More cycling and walking; less driving, needed for our health and economy, says new FPH report
A new report published today by the Faculty of Public Health (FPH) calls for a major shift away from cars in favour of walking, cycling and public transport (known as active travel).
The report, Local action to mitigate the health impacts of cars, is published on the 60th anniversary of the Clean Air Act. The Act was passed in response to London's Great Smog of 1952, and introduced a number of measures to reduce air pollution, including 'smoke control areas' in some towns and cities in which only smokeless fuels could be burned.
The report provides practical advice, based on best practice, to help local authorities design towns and cities that encourage active travel. It is endorsed by the Chartered Institute of Environmental Health (CIEH), Chartered Institute for Waste Management (CIWM) and Partnership for Active Travel, Transport and Health (PATTH).
Commenting on the report, Professor John Middleton, President of the Faculty of Public Health, said: “Although we no longer have the ‘pea soupers’ that killed 12,000 people in the 1950s, 40,000 deaths each year in the UK are attributable to exposure to outdoor air pollution. It is also evident that it is disproportionately the poorest of our communities which are most exposed and vulnerable to air pollution.
“Local authorities are responsible for improving the health of their communities. One way they do so is to ensure that town and city centres are designed to reduce the health harms of cars to their residents.
“Measures like street design, traffic management and investing in public transport are good for the local economy too. People who arrive at shops on foot spend the most over the course of a week or a month.
“Everyone in public health, local authorities and across the health and social care sector needs to work together to reduce the health harms of driving. For the sake of our health now and generations to come, we need a change in culture so that walking or cycling becomes part of our daily routine, rather than spending hours sitting in cars.
“The Government’s commitment to address local air quality is welcome. Success depends on meaningful national action to reverse the increasing proportion of diesel vehicles in the national fleet, together with serious investment in public transport, walking and cycling. Clean Air Zones alone will not deliver this.”
The Mayor of London, Sadiq Khan, said: “Cleaning up the toxic air in our city is one of my top priorities and I am aiming to encourage people out of their cars by making cycling and walking far safer and easier, and ensuring public transport is affordable and efficient. There are some interesting ideas in this report and I hope the Faculty will respond to a consultation I have launched on my own hard-hitting action plan, which is designed to freshen our filthy air and protect the health of every Londoner.”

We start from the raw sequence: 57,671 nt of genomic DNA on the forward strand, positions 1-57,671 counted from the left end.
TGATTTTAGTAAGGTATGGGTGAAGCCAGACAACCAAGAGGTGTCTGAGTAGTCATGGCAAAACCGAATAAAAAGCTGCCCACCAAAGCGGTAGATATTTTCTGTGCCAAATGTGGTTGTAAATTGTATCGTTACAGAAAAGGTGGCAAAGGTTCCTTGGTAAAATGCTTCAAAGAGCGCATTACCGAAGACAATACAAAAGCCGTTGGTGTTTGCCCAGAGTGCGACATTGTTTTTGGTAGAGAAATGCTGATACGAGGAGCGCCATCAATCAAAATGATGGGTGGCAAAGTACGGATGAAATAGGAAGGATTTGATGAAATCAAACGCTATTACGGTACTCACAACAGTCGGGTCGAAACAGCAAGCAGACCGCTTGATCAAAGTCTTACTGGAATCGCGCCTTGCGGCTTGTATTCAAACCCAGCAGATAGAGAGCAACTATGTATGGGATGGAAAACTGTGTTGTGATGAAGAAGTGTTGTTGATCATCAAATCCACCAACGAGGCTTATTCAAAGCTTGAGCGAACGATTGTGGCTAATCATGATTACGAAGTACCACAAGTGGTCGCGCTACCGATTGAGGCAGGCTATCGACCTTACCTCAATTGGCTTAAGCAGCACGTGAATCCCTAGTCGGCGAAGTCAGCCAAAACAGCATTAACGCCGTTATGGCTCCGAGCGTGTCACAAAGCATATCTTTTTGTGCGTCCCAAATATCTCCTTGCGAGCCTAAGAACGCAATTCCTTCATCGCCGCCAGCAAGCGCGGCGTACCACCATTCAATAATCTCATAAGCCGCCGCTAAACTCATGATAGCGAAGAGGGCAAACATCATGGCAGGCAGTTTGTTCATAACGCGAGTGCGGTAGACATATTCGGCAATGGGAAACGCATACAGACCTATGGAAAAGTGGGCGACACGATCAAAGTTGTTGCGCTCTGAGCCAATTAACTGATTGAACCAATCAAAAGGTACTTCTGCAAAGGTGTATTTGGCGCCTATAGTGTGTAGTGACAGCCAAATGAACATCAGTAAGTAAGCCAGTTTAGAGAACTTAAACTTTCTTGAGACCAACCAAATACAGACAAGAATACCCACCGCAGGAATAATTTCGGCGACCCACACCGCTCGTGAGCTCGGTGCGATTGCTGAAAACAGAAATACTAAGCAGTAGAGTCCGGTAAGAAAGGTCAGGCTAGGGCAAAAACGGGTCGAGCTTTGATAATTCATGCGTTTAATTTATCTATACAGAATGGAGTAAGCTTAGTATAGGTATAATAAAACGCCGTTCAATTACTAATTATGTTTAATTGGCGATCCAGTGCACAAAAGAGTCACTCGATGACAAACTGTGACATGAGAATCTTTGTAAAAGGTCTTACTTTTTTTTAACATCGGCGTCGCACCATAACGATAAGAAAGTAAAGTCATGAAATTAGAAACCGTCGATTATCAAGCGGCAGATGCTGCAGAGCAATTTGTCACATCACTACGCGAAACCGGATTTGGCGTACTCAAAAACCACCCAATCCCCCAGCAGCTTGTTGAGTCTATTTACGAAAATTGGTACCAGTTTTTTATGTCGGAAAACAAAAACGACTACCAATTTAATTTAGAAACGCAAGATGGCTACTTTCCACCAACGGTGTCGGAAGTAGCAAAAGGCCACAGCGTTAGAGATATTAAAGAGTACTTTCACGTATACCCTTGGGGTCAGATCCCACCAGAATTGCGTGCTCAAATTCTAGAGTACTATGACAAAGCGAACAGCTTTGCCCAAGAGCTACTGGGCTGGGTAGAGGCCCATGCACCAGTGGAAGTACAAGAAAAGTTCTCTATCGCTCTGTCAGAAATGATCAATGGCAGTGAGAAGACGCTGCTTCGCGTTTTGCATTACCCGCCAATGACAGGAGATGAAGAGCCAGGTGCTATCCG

Professor Jonathan Grigg, of the Royal College of Paediatrics and Child Health, said:
“I fully support the Faculty of Public Health’s report on local actions to mitigate the health impacts of cars. Local measures that reduce the exposure of population, especially of vulnerable groups such as children, are of outmost priority given the widespread damaging effects of air pollution. The challenge is to ensure that these local initiatives really do reduce personal exposure – especially for individuals who choose to use active travel. We must also not lose sight of the importance of national policy such as encouraging drivers of diesel cars and vans to switch to less polluting vehicles.”
Dr. Stephen Watkins, Chair of the Transport & Health Study Group, said: “Our present pattern of transport use is simply not sustainable. People buy cars as if they were going to drive them across a Scottish moor and they end up with their engines idling in a congestion problem which cannot be addressed by increased road capacity because this just releases suppressed demand for relocation. The healthy green alternative is for people to walk or cycle to the station and take the train. We need to be focussing on developing that alternative.”
Tony Lewis, head of education and policy for the CIEH, said: “FPH’s excellent report sets out clear and necessary measures to encourage us to get out of our cars and travel around by alternative means. If realised, we should see both air quality and health levels in our local communities improve immensely and FPH should be congratulated for putting health first above all else.
“Environmental health professionals are on the front-line protecting and improving the health of their local communities and have the right skills to help realise the forward-thinking ideas contained in this report.”
Local action to mitigate the health impacts of cars builds on the joint work of the Royal College of Physicians (RCP) and the Royal College of Child and Paediatric Health (RCPCH), who produced the report, Every Breath We Take: the lifelong impact of air pollution, which was published in February 2016.
Written: 05/07/2016 , last modified: 27/10/2016